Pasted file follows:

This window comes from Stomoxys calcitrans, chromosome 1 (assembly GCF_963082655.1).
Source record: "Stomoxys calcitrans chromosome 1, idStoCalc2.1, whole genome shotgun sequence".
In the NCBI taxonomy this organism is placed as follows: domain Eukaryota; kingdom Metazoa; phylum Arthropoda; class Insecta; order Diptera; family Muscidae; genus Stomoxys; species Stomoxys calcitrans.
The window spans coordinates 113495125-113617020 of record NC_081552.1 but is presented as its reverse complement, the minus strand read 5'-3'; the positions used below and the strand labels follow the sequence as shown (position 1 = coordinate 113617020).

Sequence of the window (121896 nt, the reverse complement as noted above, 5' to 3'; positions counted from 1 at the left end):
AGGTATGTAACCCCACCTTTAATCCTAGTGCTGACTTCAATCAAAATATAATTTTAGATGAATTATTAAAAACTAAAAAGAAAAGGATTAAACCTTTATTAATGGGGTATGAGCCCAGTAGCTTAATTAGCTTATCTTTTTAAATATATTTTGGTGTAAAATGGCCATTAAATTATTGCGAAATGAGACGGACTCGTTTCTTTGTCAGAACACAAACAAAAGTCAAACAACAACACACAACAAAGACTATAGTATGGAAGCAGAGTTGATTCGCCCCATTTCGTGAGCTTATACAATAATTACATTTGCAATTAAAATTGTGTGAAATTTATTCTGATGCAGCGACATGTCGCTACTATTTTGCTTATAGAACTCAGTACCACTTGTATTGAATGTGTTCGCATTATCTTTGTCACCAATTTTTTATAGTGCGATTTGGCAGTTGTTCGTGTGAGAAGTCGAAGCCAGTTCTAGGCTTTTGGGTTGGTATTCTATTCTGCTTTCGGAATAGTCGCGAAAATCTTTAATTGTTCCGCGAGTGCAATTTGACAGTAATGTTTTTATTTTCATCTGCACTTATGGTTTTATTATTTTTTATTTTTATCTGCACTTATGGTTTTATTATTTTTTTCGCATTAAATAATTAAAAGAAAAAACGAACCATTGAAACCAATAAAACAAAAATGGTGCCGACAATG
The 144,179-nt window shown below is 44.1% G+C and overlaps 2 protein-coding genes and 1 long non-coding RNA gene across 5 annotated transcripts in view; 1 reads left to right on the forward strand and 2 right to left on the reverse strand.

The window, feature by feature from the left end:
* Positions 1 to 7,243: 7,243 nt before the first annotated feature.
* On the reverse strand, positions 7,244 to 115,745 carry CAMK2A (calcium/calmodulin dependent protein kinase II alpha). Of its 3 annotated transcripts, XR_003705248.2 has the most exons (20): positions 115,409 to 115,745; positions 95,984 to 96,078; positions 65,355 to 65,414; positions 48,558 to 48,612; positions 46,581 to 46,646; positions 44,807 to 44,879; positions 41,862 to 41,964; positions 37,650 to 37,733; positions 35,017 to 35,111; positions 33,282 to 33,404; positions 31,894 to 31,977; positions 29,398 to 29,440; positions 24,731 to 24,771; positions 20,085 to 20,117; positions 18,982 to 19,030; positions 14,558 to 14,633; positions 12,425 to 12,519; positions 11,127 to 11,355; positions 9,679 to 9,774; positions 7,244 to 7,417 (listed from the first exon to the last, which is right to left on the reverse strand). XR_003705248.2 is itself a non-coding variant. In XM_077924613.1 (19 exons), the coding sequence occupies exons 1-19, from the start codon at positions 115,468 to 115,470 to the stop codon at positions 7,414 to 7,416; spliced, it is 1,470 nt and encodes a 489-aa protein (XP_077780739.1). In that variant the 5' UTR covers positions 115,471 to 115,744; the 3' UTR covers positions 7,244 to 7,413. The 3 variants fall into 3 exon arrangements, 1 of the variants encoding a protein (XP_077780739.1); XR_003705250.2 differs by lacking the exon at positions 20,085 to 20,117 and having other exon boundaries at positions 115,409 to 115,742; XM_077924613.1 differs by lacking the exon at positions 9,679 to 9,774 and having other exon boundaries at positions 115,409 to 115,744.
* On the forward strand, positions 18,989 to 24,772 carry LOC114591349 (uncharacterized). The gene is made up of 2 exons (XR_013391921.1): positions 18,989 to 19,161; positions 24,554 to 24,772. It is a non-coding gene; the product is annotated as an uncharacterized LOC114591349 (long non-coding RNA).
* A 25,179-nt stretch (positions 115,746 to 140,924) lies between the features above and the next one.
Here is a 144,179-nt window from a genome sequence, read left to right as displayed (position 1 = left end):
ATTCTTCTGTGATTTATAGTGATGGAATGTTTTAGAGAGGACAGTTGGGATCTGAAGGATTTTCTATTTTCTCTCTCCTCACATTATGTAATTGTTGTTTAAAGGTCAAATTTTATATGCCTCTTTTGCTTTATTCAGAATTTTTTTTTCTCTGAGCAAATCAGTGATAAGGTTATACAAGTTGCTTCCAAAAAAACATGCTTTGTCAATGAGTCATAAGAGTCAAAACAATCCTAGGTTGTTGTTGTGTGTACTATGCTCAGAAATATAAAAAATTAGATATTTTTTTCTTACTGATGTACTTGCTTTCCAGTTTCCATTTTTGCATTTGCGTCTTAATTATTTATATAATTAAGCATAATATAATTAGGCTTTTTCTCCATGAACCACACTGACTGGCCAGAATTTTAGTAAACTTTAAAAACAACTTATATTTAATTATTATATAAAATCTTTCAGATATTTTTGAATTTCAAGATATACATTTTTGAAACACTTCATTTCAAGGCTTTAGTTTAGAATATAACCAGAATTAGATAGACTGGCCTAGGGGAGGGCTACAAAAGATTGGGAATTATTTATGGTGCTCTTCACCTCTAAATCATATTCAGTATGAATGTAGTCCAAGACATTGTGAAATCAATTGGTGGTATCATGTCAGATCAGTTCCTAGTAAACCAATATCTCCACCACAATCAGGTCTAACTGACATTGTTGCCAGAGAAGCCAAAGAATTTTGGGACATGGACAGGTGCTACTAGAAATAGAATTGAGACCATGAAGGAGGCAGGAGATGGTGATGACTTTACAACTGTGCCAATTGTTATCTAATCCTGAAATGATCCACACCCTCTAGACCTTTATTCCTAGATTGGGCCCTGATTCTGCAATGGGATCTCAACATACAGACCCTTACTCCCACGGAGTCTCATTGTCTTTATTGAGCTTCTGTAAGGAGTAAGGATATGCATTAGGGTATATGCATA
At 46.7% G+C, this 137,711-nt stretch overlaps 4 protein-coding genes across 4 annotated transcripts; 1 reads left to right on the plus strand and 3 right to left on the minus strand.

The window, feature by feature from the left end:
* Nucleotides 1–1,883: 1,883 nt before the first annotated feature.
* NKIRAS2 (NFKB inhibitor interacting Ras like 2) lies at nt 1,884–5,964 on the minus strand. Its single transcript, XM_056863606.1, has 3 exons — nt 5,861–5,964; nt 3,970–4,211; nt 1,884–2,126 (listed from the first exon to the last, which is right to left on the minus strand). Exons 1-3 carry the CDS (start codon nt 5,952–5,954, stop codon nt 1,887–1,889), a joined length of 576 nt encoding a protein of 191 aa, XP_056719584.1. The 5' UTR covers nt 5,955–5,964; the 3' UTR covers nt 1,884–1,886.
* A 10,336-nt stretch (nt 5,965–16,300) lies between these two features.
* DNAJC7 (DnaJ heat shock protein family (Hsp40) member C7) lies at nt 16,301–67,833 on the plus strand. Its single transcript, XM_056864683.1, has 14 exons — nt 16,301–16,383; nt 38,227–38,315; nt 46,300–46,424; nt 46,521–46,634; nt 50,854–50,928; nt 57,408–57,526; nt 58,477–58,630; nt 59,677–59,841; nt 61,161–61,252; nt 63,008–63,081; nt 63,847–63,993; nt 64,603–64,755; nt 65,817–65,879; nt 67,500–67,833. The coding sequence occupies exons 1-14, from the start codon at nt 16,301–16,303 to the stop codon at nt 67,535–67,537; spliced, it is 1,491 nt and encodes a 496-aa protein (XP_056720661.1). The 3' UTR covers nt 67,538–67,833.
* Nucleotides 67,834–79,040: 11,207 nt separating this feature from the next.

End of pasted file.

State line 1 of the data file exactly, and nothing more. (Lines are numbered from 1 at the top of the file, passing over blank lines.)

This window comes from Stomoxys calcitrans, chromosome 1 (assembly GCF_963082655.1).